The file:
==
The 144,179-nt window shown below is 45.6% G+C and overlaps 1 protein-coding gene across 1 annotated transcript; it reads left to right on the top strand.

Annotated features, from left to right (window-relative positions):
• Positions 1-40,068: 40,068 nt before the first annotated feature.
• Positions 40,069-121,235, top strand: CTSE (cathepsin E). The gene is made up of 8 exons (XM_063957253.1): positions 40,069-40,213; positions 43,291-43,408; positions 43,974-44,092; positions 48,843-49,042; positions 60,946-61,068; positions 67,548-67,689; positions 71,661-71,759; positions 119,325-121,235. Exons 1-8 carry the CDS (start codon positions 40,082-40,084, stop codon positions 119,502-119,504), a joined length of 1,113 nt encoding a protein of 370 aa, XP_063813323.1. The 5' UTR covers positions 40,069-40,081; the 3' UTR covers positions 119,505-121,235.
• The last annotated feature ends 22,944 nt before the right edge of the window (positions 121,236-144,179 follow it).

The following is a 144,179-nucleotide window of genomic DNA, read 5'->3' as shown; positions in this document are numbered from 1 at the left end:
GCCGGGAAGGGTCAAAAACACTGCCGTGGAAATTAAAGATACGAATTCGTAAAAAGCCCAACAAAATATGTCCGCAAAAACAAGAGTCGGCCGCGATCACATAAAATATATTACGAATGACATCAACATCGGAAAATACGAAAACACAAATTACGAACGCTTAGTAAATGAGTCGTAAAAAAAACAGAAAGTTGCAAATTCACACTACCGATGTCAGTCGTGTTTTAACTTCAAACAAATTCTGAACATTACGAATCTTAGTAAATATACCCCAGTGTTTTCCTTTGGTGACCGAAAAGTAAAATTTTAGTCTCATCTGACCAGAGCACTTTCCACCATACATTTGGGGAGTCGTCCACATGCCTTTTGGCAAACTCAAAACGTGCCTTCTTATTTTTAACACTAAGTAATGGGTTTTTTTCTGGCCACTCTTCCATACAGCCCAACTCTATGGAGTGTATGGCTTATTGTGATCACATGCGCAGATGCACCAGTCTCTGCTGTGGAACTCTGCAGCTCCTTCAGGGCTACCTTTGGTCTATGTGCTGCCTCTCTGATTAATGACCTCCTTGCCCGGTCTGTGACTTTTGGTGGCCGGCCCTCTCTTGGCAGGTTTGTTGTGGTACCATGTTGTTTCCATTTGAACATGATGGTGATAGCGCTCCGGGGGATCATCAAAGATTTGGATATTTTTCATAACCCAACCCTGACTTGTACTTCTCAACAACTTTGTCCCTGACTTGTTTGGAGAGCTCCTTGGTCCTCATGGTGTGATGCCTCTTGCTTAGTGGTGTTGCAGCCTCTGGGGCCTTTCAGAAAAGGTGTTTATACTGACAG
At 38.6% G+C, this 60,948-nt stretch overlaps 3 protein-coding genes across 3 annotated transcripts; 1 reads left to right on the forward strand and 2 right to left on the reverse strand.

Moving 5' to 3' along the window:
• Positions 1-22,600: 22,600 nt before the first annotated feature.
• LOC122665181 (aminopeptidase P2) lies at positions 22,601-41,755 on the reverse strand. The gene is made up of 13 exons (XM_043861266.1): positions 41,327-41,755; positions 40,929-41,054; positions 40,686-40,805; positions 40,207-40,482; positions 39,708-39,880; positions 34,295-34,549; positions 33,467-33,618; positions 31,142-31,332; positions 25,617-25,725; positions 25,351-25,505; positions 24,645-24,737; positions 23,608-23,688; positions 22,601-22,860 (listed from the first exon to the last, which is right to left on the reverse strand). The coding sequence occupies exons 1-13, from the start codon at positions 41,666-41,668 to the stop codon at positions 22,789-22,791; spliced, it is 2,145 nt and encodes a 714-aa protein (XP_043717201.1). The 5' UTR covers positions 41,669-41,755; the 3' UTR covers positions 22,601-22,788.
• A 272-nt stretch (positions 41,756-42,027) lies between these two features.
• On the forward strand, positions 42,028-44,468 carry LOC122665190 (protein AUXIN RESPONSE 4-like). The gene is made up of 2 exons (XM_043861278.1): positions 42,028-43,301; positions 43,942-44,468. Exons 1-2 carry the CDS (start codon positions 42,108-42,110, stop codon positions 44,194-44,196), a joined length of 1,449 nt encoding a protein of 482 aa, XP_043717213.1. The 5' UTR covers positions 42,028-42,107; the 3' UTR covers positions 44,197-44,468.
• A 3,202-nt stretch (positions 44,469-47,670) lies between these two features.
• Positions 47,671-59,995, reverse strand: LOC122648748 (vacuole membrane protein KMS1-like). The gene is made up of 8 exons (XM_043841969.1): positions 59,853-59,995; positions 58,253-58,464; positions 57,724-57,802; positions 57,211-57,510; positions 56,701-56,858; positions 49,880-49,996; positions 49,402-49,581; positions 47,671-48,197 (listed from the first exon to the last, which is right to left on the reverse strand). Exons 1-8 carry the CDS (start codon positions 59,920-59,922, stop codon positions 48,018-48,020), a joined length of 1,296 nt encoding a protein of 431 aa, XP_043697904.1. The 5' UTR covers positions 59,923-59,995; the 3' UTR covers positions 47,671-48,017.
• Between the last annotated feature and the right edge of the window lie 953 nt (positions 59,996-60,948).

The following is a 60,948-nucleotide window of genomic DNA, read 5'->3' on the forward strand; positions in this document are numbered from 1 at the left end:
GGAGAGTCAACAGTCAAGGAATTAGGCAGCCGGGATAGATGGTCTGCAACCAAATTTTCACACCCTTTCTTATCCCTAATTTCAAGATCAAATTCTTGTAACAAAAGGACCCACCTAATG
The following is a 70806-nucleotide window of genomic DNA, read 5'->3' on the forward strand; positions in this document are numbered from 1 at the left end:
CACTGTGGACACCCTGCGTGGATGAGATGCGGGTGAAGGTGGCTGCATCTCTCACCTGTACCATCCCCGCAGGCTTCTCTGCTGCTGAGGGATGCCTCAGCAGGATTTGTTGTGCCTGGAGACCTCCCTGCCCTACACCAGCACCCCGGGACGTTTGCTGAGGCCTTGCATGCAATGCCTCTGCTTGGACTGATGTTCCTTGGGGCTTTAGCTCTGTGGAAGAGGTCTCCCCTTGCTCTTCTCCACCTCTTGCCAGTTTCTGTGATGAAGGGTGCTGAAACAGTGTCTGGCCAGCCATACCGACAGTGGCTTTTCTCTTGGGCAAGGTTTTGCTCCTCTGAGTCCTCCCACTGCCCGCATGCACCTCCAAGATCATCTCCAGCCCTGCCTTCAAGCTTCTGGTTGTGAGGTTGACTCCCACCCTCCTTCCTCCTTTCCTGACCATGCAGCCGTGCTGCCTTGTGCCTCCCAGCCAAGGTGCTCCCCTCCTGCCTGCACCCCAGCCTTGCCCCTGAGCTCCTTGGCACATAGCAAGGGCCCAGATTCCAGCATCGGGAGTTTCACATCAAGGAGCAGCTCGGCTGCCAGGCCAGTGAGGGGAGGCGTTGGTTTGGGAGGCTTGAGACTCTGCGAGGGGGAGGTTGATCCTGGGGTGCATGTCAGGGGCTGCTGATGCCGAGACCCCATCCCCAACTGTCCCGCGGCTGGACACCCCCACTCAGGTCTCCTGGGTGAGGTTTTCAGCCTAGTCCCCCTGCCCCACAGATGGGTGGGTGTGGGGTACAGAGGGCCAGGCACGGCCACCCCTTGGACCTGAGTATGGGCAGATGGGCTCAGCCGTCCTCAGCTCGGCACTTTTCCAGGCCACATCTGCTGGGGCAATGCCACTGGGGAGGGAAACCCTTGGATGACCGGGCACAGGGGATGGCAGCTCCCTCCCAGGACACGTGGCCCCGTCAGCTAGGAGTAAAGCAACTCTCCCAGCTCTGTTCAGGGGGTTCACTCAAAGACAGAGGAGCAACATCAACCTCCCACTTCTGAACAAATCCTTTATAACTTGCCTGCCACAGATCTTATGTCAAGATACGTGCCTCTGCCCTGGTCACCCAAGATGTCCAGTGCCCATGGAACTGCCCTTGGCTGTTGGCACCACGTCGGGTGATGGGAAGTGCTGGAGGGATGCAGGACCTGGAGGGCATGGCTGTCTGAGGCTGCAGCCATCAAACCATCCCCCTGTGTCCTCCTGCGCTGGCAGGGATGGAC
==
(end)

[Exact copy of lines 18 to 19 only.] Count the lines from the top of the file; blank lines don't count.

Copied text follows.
GGAGAGTCAACAGTCAAGGAATTAGGCAGCCGGGATAGATGGTCTGCAACCAAATTTTCACACCCTTTCTTATCCCTAATTTCAAGATCAAATTCTTGTAACAAAAGGACCCACCTAATG
The following is a 70806-nucleotide window of genomic DNA, read 5'->3' on the forward strand; positions in this document are numbered from 1 at the left end: